Little Women set out to collectively write a suite that’s at once as tight as great metal and as sonically adventurous as the mind can possibly comprehend. Not only do they do it, but they set the bar insanely high for anyone wishing to do the same.
(AUM Fidelity, April 2010)
Little Women can do whatever they want. They tell me to turn the volume up as loud as possible and I do it (their exact words: “Elevated volume on playback increases overtone quotient and rewards justly.”). They see genre boundaries and completely disregard them. They set out to collectively write a suite that’s at once as tight as great metal and as sonically adventurous as the mind can possibly comprehend. Not only do they do it, but they set the bar insanely high for anyone wishing to do the same.
Throat is Little Women’s first full-length album. It’s a follow-up to their 2008 EP Teeth, but more recently follows alto saxophonist, Virginia native, and former VCU student Darius Jones’s Man’ish Boy.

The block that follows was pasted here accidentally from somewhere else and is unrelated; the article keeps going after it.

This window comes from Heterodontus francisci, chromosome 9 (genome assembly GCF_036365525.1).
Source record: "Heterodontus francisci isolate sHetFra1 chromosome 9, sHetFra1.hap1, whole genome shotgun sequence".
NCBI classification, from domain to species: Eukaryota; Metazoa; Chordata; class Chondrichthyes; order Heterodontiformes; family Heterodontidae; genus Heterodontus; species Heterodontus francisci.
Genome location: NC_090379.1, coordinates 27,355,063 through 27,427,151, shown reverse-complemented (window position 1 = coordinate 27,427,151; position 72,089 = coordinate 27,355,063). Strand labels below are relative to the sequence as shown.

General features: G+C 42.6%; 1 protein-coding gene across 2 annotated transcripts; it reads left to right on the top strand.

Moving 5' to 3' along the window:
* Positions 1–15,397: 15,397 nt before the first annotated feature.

The bag that Little Women pulls from is not endless. Their vision is focused. There is a lot going on here by way of metal, free jazz, and noise, but it’s all guided by clear compositions and group trust. The four men are in touch with not only the extended techniques possible on their own instrument, but also how it can function within the group and along with the other instruments’ techniques. Fluidity and subtlety on their instruments, even in the rawest and most vicious of exchanges, is always there. In the intense first movement and throughout the album, Laplante and Jones multiply their already huge sounds by playing, squealing, and overtoning in harmony.
Listen to “Throat IV”:[audio:
http://rvanews.net/sounds/Jazz/04%20Throat%20IV.mp3|titles=Throat IV|artists=Little Women]
As the lengths of the seven movements form a parabola, a lot happens in the fourth and longest movement of Throat. Jones plays a folky and hymn-like melody reminiscent of his own Ayler-esque Man’ish Boy. Laplante accompanies with shaky harmonies and blowed overtones, providing an uneasiness that prevails until Nazary and Smiley enter with slow but moving rock. From there, the band goes into several different themes that a summary would only complicate.
My ears ring, but it was worth it.
Track list: Throat I-VII.
Personnel: Travis Laplante, tenor saxophone; Darius Jones, alto saxophone; Andrew Smiley, guitar; Jason Nazary, drums.